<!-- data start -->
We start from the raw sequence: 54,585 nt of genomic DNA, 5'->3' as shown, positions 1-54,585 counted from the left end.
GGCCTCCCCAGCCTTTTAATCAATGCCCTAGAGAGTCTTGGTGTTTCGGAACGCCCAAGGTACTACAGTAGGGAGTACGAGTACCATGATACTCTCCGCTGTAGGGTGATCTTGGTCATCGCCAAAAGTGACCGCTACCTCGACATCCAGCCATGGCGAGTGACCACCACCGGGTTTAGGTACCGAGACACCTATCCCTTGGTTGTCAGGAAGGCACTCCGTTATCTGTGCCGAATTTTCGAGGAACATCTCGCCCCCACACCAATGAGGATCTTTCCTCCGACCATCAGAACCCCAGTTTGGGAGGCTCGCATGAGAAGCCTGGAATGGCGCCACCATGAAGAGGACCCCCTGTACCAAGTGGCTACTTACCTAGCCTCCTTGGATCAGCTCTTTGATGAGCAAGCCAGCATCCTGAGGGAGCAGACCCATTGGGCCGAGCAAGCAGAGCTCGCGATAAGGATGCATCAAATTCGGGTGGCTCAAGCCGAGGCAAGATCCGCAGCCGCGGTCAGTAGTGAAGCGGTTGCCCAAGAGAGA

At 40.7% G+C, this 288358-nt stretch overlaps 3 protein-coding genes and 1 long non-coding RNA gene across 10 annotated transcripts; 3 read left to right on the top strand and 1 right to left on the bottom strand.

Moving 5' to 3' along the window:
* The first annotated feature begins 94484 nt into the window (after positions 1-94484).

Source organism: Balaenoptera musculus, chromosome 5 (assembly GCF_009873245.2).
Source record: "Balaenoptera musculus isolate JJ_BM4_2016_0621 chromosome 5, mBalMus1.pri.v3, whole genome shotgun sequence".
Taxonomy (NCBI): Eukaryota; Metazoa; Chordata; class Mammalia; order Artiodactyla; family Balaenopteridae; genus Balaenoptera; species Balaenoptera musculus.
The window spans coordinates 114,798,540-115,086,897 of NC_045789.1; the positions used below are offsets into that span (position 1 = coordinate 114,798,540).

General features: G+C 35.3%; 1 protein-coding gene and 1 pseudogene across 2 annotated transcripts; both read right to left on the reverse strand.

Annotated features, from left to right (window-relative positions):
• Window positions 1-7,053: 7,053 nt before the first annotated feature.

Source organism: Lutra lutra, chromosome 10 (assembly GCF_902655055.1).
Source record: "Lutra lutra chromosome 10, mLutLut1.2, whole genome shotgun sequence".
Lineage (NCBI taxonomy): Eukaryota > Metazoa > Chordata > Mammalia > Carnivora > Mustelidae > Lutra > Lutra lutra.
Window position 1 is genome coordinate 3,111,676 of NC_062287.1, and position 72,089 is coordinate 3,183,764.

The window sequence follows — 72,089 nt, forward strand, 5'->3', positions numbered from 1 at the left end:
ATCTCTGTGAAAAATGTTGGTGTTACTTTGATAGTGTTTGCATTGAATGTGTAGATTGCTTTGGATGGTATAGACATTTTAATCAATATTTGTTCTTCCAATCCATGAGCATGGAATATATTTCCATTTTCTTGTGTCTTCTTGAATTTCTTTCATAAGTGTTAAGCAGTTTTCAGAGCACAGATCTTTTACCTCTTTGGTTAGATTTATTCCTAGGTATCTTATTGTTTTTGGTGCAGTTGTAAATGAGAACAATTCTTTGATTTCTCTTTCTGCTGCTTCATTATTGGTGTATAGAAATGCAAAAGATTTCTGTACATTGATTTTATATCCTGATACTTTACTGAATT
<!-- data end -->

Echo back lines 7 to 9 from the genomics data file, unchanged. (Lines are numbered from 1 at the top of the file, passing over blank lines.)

Source record: "Balaenoptera musculus isolate JJ_BM4_2016_0621 chromosome 5, mBalMus1.pri.v3, whole genome shotgun sequence".
Taxonomy (NCBI): Eukaryota; Metazoa; Chordata; class Mammalia; order Artiodactyla; family Balaenopteridae; genus Balaenoptera; species Balaenoptera musculus.
The window spans coordinates 114,798,540-115,086,897 of NC_045789.1; the positions used below are offsets into that span (position 1 = coordinate 114,798,540).